Heroin drug use is up in the state of Virginia. In fact, more Virginians died of overdose from heroin and prescription drugs than car crashes in 2014. The Attorney General’s Office is hoping a new film premiering today can help. Mallory Noe Payne reports.
Tysons Corner is a model for what urban planners call an Edge City – located outside Washington, D.C., it’s the commercial center for Fairfax County, with two major shopping malls and countless corporate headquarters. This year, the Metro arrived there, sparking new residential development and the prospect of much more pedestrian traffic – people walking to and from the train. That prompted a team from the University of Virginia to launch a walking study of the place – hoping to document just how hard it is to get around Tysons on foot or bicycle, and to explore possible solutions. Sandy Hausman tagged along and filed this report.
Virginia is touting itself as the East Coast oyster capitol, last year harvesting more than half-a-million wild and farmed oysters valued at nearly $34 million. The growing industry is making it more tempting to poachers. Pamela D’Angleo reports from the Rappahannock River.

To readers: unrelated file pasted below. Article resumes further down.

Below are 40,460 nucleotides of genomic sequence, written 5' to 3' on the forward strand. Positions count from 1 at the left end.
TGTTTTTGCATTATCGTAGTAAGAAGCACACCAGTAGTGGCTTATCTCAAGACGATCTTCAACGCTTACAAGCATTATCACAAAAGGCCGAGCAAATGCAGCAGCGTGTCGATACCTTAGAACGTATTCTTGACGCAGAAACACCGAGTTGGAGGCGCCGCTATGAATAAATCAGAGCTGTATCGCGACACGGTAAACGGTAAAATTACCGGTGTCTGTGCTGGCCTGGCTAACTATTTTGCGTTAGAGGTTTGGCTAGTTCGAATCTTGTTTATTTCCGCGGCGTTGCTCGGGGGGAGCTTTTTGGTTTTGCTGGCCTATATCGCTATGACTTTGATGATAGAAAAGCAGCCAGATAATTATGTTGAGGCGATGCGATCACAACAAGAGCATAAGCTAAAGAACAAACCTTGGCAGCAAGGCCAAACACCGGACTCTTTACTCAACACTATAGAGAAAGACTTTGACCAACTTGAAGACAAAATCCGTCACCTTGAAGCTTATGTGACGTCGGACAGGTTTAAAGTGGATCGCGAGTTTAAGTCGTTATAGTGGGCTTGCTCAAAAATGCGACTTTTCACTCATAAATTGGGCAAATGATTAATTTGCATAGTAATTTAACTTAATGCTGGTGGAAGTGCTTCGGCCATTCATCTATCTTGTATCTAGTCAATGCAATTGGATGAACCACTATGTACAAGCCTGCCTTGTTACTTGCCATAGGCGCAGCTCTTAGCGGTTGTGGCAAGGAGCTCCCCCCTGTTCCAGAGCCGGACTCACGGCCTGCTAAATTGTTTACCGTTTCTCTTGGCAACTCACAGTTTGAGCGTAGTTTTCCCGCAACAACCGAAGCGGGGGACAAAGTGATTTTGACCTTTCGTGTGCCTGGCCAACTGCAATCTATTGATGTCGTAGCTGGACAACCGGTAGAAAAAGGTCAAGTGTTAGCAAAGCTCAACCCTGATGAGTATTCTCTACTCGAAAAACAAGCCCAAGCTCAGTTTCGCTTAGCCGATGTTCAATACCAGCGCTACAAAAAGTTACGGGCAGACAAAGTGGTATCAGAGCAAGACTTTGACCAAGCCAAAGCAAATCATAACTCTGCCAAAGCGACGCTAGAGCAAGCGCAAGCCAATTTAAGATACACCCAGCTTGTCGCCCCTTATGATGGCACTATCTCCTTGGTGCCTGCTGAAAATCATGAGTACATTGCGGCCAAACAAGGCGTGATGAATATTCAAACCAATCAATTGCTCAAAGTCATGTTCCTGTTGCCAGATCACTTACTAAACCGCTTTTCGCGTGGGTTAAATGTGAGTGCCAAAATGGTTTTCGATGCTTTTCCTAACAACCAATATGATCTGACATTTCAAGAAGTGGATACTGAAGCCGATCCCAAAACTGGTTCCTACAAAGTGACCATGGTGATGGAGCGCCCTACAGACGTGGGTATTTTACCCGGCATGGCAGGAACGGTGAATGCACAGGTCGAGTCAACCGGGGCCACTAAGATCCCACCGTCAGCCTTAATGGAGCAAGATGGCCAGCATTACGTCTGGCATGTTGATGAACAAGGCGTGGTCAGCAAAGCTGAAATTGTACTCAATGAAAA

As Virginia Attorney General Mark Herring kicks off a study aimed at encouraging more minorities to enter law enforcement in the Commonwealth one of the Southside Virginia cities set to take part is dealing with severe financial problems that could make recruiting even more difficult. Fred Echols reports.
Virginia’s congressional delegation is wrestling with how the federal government can help states combat the heroin epidemic spreading across the east coast. Matt Laslo reports from the Capitol.
Known for years as the Church of the Confederacy, St Paul’s Episcopal Church is just across the street from Capitol Square in Richmond. But the church has announced steps this week to remove certain images of the Confederate Flag from inside the sanctuary. As Mallory Noe-Payne reports, it’s part of an effort at racial reconciliation.
Two advocacy groups are asking Virginia to streamline the process for changing gender identification on birth certificates…and Lynchburg saw a record number of votes for write-in candidates on Election Day. Those have been among the most read stories over the past week at the Virginia Public Access Project’s VA News link on VPAP.org. More from Fred Echols.
As Virginia considers allowing drilling for oil off its coast, scientists at the University of Mary Washington are doing basic research that could prove valuable in the event of a spill. Sandy Hausman reports on what they hope to learn after two weeks of trolling for oil in the Gulf of Mexico.
The Virginia Attorney General’s Office is developing a plan to increase diversity in police departments around the state beginning with a pilot program in Danville and Martinsville. Fred Echols reports.